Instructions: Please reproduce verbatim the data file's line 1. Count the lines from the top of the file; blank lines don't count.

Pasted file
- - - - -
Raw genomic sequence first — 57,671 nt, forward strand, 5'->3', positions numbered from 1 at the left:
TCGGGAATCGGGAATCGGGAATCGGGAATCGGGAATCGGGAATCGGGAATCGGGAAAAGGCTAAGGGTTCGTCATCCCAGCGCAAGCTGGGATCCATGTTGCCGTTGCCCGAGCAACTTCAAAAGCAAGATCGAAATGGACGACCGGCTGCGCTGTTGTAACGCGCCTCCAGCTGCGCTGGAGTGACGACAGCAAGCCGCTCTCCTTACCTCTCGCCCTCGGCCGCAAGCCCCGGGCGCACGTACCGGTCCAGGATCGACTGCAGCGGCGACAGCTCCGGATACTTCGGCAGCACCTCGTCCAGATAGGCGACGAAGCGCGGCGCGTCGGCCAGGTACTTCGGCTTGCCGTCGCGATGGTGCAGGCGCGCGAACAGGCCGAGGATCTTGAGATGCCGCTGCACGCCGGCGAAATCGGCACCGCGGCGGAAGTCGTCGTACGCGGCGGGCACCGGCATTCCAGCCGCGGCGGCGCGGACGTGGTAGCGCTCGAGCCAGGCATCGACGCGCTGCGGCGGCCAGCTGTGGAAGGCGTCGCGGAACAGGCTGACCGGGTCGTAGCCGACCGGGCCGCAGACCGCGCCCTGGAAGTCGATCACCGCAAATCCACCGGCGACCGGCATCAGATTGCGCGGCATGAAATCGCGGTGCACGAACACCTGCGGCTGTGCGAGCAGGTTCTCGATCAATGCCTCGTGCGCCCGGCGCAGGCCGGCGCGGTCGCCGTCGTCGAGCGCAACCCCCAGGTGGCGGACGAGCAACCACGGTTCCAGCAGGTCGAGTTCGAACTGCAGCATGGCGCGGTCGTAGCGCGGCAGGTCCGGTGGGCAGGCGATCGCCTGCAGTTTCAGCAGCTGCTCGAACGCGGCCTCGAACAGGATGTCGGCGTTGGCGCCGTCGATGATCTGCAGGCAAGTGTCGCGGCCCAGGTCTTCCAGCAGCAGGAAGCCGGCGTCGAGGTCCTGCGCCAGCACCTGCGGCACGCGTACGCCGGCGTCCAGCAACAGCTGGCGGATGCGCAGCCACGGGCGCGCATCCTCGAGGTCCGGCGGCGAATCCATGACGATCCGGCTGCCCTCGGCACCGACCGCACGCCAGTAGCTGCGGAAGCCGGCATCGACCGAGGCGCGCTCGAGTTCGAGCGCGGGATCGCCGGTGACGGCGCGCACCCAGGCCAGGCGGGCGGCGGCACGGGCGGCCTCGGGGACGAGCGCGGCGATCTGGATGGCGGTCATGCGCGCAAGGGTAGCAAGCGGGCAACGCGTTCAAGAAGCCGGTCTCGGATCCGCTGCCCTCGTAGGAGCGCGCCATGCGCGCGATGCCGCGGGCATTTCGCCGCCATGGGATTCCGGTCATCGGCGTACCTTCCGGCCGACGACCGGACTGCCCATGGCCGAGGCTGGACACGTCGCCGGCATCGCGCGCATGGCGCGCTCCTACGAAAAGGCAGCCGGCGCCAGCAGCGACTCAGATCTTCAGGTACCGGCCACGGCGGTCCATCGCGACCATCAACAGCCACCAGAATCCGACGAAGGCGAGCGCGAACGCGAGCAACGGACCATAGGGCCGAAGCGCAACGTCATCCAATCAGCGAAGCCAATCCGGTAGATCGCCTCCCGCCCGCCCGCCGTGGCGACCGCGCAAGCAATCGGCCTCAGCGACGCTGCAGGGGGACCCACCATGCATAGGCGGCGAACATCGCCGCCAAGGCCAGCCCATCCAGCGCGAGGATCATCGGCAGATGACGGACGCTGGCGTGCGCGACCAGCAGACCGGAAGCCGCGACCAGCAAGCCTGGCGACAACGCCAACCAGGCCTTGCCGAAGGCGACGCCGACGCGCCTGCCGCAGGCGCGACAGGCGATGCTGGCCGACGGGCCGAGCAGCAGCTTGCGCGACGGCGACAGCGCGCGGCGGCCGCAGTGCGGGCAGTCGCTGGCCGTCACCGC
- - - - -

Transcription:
Raw genomic sequence first — 57,671 nt, forward strand, 5'->3', positions numbered from 1 at the left: